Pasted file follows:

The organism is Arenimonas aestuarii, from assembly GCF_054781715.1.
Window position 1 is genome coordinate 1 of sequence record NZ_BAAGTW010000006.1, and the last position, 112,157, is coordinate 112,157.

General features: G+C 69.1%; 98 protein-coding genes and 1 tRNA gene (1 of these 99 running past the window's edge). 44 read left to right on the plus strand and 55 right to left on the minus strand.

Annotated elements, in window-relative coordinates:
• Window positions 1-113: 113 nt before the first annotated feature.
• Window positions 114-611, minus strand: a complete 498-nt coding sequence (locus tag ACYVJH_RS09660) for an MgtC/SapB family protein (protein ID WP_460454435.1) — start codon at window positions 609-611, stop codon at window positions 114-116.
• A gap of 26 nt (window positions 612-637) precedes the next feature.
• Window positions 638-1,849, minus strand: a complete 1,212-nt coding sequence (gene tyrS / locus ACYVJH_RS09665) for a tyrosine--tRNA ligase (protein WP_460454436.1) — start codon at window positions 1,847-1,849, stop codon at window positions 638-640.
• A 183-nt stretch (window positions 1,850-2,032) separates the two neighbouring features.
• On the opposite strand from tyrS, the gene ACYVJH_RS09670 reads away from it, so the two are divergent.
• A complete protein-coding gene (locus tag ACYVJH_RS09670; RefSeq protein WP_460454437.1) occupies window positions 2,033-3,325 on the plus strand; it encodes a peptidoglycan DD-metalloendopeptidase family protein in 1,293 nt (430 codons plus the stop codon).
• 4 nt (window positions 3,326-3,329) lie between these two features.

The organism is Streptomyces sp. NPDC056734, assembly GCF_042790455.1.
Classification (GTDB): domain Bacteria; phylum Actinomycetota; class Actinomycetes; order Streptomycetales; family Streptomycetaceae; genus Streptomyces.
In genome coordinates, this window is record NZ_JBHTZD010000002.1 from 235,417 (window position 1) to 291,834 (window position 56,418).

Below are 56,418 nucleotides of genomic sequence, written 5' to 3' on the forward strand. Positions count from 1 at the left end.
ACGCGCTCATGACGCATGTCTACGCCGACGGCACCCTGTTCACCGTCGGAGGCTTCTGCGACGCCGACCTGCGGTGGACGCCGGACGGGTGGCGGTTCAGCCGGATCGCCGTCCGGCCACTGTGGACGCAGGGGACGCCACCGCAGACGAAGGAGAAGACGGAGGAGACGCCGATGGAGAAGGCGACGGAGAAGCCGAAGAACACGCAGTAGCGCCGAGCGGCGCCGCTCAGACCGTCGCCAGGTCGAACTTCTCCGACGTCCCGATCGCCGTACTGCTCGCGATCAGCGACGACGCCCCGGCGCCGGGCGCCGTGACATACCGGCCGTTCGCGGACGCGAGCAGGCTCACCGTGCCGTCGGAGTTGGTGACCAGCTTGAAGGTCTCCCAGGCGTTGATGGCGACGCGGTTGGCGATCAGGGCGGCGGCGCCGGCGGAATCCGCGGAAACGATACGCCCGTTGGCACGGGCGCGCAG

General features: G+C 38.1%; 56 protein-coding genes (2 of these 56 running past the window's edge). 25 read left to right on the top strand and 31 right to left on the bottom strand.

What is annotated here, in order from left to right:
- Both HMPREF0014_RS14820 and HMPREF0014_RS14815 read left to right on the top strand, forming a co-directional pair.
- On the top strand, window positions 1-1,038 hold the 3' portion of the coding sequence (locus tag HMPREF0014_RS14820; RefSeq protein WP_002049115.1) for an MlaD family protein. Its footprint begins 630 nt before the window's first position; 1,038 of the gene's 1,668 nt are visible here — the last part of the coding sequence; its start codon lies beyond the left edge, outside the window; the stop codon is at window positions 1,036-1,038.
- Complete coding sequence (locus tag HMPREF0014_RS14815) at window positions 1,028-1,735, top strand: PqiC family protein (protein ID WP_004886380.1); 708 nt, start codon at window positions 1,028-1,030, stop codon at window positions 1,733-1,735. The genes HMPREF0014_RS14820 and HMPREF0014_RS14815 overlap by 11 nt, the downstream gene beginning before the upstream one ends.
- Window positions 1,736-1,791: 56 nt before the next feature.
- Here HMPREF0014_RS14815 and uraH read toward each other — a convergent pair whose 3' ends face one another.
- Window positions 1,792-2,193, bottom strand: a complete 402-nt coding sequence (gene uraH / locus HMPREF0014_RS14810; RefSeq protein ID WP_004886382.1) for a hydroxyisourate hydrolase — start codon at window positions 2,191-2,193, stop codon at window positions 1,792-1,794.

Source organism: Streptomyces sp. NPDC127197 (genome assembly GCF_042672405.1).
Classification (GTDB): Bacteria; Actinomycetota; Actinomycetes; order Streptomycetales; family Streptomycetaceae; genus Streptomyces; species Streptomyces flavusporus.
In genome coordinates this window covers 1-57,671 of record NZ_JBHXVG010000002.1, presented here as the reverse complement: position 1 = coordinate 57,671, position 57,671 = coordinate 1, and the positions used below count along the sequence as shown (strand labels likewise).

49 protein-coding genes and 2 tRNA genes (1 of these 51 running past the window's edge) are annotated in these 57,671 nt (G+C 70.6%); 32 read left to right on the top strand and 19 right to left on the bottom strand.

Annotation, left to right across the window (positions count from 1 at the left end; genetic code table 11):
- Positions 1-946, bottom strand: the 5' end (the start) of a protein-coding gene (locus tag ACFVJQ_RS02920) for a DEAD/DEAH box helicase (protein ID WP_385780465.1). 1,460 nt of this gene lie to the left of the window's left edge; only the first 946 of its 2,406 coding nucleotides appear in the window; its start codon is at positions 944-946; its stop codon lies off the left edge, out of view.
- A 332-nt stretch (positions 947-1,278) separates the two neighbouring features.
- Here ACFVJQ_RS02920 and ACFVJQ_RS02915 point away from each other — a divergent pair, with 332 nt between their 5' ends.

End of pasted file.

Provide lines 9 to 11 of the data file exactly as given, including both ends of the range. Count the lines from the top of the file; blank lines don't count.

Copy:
• A 183-nt stretch (window positions 1,850-2,032) separates the two neighbouring features.
• On the opposite strand from tyrS, the gene ACYVJH_RS09670 reads away from it, so the two are divergent.
• A complete protein-coding gene (locus tag ACYVJH_RS09670; RefSeq protein WP_460454437.1) occupies window positions 2,033-3,325 on the plus strand; it encodes a peptidoglycan DD-metalloendopeptidase family protein in 1,293 nt (430 codons plus the stop codon).